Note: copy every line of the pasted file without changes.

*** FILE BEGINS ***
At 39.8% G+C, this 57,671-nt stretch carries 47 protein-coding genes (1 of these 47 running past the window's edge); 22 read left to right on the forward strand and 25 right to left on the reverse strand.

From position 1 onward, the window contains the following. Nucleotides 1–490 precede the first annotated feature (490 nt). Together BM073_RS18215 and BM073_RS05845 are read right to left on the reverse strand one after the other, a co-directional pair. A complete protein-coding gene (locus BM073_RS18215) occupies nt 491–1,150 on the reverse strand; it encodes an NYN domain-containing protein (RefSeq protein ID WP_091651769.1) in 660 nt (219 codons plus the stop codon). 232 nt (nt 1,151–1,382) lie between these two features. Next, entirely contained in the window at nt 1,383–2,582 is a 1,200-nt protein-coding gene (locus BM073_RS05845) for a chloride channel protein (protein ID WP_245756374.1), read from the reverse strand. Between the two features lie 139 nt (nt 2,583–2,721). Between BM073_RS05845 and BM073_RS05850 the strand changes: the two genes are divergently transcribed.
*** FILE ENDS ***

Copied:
At 39.8% G+C, this 57,671-nt stretch carries 47 protein-coding genes (1 of these 47 running past the window's edge); 22 read left to right on the forward strand and 25 right to left on the reverse strand.

From position 1 onward, the window contains the following. Nucleotides 1–490 precede the first annotated feature (490 nt). Together BM073_RS18215 and BM073_RS05845 are read right to left on the reverse strand one after the other, a co-directional pair. A complete protein-coding gene (locus BM073_RS18215) occupies nt 491–1,150 on the reverse strand; it encodes an NYN domain-containing protein (RefSeq protein ID WP_091651769.1) in 660 nt (219 codons plus the stop codon). 232 nt (nt 1,151–1,382) lie between these two features. Next, entirely contained in the window at nt 1,383–2,582 is a 1,200-nt protein-coding gene (locus BM073_RS05845) for a chloride channel protein (protein ID WP_245756374.1), read from the reverse strand. Between the two features lie 139 nt (nt 2,583–2,721). Between BM073_RS05845 and BM073_RS05850 the strand changes: the two genes are divergently transcribed.